These scopes are referenced by the Claims dialog.

If you set a scope as “Default”, then it will be included by default in any tokens that are created. Depending on which flow you are using, it might also allow you to exclude the scope parameter from your token request.

Create Claims (Optional)

Tokens contain claims that are statements about the subject, for example name, role, or email address.

Create ID Token claims for OpenID Connect, or access tokens for OAuth 2.0:

  1. In the administrator UI, navigate to API > Authorization Servers.
  2. Choose the name of the Authorization Server to display, and choose Claims. Choose Claims Okta provides a default subject claim. You can edit the mapping, or create your own claims.
  3. Choose Add Claim and provide the requested information. Edit Claims

    • Name
    • Include in token type: Choose Access Token (OAuth 2.0) or ID Token (OpenID Connect). If you choose ID Token, you can also choose if the claim should be included only when requested, or always.
    • Value type: Choose whether you’ll define the claim by a group filter or by an Expression written in Okta Expression Language.
      • Mapping: This option displays if you chose Expression in the previous field. Add the mapping here using Okta’s Expression Language, for example appuser.username. Be sure to check that your expression returns the results expected–the expression isn’t validated here.
      • Filter: This option displays if you chose Groups in the previous field. Use it to add a group filter.
    • Disable claim: Check this option if you want to temporarily disable the claim for testing or debugging.
    • Include in: Specify whether the claim is valid for any scope, or select the scopes for which it is valid.

While in the Claims list, you can:

  • Sort claims by type.
  • Delete claims you’ve created, or disable claims for testing or debugging purposes.

    Claims List

Test Your Authorization Server Configuration

Once you have followed the above instructions to set-up and/or customize your Authorization Server, you can test it by sending any one of the API calls that returns OAuth 2.0 and/or OpenID Connect tokens.

NOTE: The {authServerId} for the default server is default.

A full description of Okta’s relevant APIs can be found here: OpenID Connect & OAuth 2.0 API.

We have included here a few things that you can try to ensure that your Authorization Server is functioning as expected.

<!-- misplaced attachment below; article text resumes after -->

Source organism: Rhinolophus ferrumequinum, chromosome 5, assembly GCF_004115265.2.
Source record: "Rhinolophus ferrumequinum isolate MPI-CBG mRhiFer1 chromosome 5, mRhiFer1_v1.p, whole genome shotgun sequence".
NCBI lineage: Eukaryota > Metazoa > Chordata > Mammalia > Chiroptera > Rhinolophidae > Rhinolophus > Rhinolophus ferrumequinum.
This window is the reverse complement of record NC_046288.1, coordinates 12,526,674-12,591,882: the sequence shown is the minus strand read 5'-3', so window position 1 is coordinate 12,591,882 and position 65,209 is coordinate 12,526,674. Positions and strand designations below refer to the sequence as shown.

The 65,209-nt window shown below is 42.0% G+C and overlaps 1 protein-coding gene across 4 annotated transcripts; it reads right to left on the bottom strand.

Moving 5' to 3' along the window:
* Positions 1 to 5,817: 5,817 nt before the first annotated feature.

Note: This is not meant to be an exhaustive testing reference, but only to show some examples.

OpenID Connect Configuration

To verify that your server was created and has the expected configuration values, you can send an API request to the Server’s OpenID Connect Metadata URI: https://{yourOktaDomain}/oauth2/${authServerId}/.well-known/openid-configuration using an HTTP client or by typing the URI inside of a browser. This will return information about the OpenID configuration of your Authorization Server, though it does not currently return any custom scopes or claims that you might have created.

For more information on this endpoint, see here: Retrieve Authorization Server OpenID Connect Metadata.

Custom Scopes and Claims

You can retrieve a list of all scopes for your Authorization Server, including custom ones, using this endpoint:

/api/v1/authorizationServers/${authServerId}/scopes

For more information on this endpoint, see here: Get all scopes.

If you created any custom claims, the easiest way to confirm that they have been successfully added is to use this endpoint:

/api/v1/authorizationServers/${authServerId}/claims

For more information on this endpoint, see here: Get all claims.

Testing an OpenID Connect Flow

To test your Authorization Server more thoroughly, you can try a full authentication flow which returns an ID Token. To do this, you will need a client Application in Okta with at least one User assigned to it.

For more information you can read about:

You will need the following values from your Okta OpenID Connect application, both of which can be found on your Application’s General tab:

  • Client ID
  • A valid Redirect URI

Once you have an OpenID Connect Application set-up, and a User assigned to it you can try the authentication flow.

First, you will need your Authorization Server’s Authorization Endpoint, which you can retrieve using the Server’s Metadata URI: https://{yourOktaDomain}/oauth2/${authServerId}/.well-known/openid-configuration. It will look like this:

https://{yourOktaDomain}/oauth2/${authServerId}/v1/authorize

To this you will need to add the following URL query parameters:

  • Your OpenID Connect Application’s client_id and redirect_uri
  • A scope, which for the purposes of this test will be openid and profile
  • A response_mode which you can set to fragment
  • (Optionally) state and nonce values

All of the values are fully documented here: Obtain an Authorization Grant from a User.

The resulting URL would look like this:

https://{yourOktaDomain}/oauth2/${authServerId}/v1/authorize?client_id=examplefa39J4jXdcCwWA&response_type=id_token&response_mode=fragment&scope=openid%20profile&redirect_uri=https%3A%2F%2FyourRedirectUriHere.com&state=WM6D&nonce=YsG76jo

If you paste this into your browser you are redirected to the sign-in page for your Okta org, with a URL that looks like this:

https://{yourOktaDomain}/login/login.htm?fromURI=%2Foauth2%2Fv1%2Fauthorize%2Fredirect%3Fokta_key%aKeyValueWillBeHere

Here you enter in the credentials for a user who is mapped to your Open ID Connect Application and you will be directed to the redirect_uri that you specified along with an ID Token, and any state that you included as well:

https://yourRedirectUriHere.com/#id_token=eyJhbGciOiJSUzI1NiIsImtpZCI6ImluZUdjZVQ4SzB1SnZyWGVUX082WnZLQlB2RFowO[...]z7UvPoMEIjuBTH-zNkTS5T8mGbY8y7532VeWKA&state=WM6D

To check the returned ID Token you can copy the value and paste it into your JWT decoder of choice (for example https://jsonwebtoken.io). There you can check the payload to confirm that it contains all of the claims that you are expecting, including custom ones. If you specified a nonce you will also find it there:

{
 "sub": "00uawpa4r4Zybz9On0h7",
 "name": "John Smith",
 "locale": "en-US",
 "ver": 1,
 "iss": "https://{yourOktaDomain}/oauth2/${authServerId}",
 "aud": "fa39J40exampleXdcCwWA",
 "iat": 1498328175,
 "exp": 1498331912,
 "jti": "ID.fL39TTtvfBQoyHVkrbaqy9hWooqGOOgWau1W_y-KNyY",
 "amr": [
  "pwd"
 ],
 "idp": "examplefz3q4Yd3Zk70h7",
 "nonce": "YsG76jo",
 "preferred_username": "john@example.com",
 "given_name": "John",
 "family_name": "Smith",
 "zoneinfo": "America/Los_Angeles",
 "updated_at": 1498155598,
 "auth_time": 1498328174,
 "preferred_honorific": "Commodore"
}

In this example we see the nonce with value YsG76jo and the custom claim preferred_honorific with value Commodore.

At this point you have set-up your Authorization Server and confirmed that it is working!